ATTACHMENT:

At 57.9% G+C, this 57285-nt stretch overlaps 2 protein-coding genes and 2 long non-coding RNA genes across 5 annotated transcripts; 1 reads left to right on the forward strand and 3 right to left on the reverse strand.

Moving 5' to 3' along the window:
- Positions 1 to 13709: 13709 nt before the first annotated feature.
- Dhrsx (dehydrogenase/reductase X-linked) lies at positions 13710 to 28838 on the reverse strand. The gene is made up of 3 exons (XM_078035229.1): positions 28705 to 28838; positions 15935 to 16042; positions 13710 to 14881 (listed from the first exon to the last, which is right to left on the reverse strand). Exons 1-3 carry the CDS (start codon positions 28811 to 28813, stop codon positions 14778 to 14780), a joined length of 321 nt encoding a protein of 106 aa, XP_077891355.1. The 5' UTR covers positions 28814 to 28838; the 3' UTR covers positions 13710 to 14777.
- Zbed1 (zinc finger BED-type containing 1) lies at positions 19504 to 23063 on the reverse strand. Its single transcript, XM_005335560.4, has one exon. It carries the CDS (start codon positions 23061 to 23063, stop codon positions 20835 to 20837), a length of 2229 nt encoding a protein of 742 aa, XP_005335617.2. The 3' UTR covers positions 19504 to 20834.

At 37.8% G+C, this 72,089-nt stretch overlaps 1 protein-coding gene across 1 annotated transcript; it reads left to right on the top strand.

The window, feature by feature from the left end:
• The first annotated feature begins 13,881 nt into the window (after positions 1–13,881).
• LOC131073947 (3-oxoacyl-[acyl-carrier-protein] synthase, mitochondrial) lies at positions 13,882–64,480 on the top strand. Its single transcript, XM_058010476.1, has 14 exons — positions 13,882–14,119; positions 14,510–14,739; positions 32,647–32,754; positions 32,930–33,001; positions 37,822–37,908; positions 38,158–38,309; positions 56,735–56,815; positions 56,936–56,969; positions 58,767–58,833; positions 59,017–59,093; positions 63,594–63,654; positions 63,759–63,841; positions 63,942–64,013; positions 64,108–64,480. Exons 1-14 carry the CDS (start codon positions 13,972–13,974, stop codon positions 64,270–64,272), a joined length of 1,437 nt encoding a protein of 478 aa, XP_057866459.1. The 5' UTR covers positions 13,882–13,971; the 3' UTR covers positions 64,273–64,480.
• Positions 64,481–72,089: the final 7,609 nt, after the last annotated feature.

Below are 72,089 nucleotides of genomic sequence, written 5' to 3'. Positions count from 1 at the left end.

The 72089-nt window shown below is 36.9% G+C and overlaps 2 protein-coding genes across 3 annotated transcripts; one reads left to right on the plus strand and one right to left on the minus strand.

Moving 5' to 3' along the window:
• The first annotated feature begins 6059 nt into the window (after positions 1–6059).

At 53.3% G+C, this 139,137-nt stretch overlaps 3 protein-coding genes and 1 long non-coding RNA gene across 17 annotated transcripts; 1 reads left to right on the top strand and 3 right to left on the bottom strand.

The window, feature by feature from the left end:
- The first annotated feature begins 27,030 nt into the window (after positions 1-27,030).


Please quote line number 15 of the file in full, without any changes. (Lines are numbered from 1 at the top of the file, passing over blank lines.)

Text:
At 53.3% G+C, this 139,137-nt stretch overlaps 3 protein-coding genes and 1 long non-coding RNA gene across 17 annotated transcripts; 1 reads left to right on the top strand and 3 right to left on the bottom strand.